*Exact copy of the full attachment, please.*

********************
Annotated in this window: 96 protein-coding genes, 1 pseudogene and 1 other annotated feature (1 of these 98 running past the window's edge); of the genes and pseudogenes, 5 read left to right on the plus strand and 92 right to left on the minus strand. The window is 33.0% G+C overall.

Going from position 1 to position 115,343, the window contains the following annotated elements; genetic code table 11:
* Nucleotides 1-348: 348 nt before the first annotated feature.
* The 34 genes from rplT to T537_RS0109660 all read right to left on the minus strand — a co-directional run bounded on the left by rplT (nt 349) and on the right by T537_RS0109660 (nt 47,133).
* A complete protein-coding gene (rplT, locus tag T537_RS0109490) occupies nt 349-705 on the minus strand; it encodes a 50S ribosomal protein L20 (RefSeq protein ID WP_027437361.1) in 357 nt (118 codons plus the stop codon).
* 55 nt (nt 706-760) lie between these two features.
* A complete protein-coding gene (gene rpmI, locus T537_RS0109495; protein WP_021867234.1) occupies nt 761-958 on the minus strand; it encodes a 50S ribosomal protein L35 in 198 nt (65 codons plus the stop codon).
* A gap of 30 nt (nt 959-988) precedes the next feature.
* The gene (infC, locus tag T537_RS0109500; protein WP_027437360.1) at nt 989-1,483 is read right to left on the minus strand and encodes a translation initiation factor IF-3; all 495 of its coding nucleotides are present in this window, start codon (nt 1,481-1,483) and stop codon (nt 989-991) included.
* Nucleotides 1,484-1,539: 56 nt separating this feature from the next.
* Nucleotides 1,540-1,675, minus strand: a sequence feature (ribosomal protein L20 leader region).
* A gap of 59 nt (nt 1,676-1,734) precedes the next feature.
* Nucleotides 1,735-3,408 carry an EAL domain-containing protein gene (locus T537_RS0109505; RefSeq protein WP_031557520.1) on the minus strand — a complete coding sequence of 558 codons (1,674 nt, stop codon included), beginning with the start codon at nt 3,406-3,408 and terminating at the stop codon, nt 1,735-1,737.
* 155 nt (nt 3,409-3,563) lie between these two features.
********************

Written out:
Annotated in this window: 96 protein-coding genes, 1 pseudogene and 1 other annotated feature (1 of these 98 running past the window's edge); of the genes and pseudogenes, 5 read left to right on the plus strand and 92 right to left on the minus strand. The window is 33.0% G+C overall.

Going from position 1 to position 115,343, the window contains the following annotated elements; genetic code table 11:
* Nucleotides 1-348: 348 nt before the first annotated feature.
* The 34 genes from rplT to T537_RS0109660 all read right to left on the minus strand — a co-directional run bounded on the left by rplT (nt 349) and on the right by T537_RS0109660 (nt 47,133).
* A complete protein-coding gene (rplT, locus tag T537_RS0109490) occupies nt 349-705 on the minus strand; it encodes a 50S ribosomal protein L20 (RefSeq protein ID WP_027437361.1) in 357 nt (118 codons plus the stop codon).
* 55 nt (nt 706-760) lie between these two features.
* A complete protein-coding gene (gene rpmI, locus T537_RS0109495; protein WP_021867234.1) occupies nt 761-958 on the minus strand; it encodes a 50S ribosomal protein L35 in 198 nt (65 codons plus the stop codon).
* A gap of 30 nt (nt 959-988) precedes the next feature.
* The gene (infC, locus tag T537_RS0109500; protein WP_027437360.1) at nt 989-1,483 is read right to left on the minus strand and encodes a translation initiation factor IF-3; all 495 of its coding nucleotides are present in this window, start codon (nt 1,481-1,483) and stop codon (nt 989-991) included.
* Nucleotides 1,484-1,539: 56 nt separating this feature from the next.
* Nucleotides 1,540-1,675, minus strand: a sequence feature (ribosomal protein L20 leader region).
* A gap of 59 nt (nt 1,676-1,734) precedes the next feature.
* Nucleotides 1,735-3,408 carry an EAL domain-containing protein gene (locus T537_RS0109505; RefSeq protein WP_031557520.1) on the minus strand — a complete coding sequence of 558 codons (1,674 nt, stop codon included), beginning with the start codon at nt 3,406-3,408 and terminating at the stop codon, nt 1,735-1,737.
* 155 nt (nt 3,409-3,563) lie between these two features.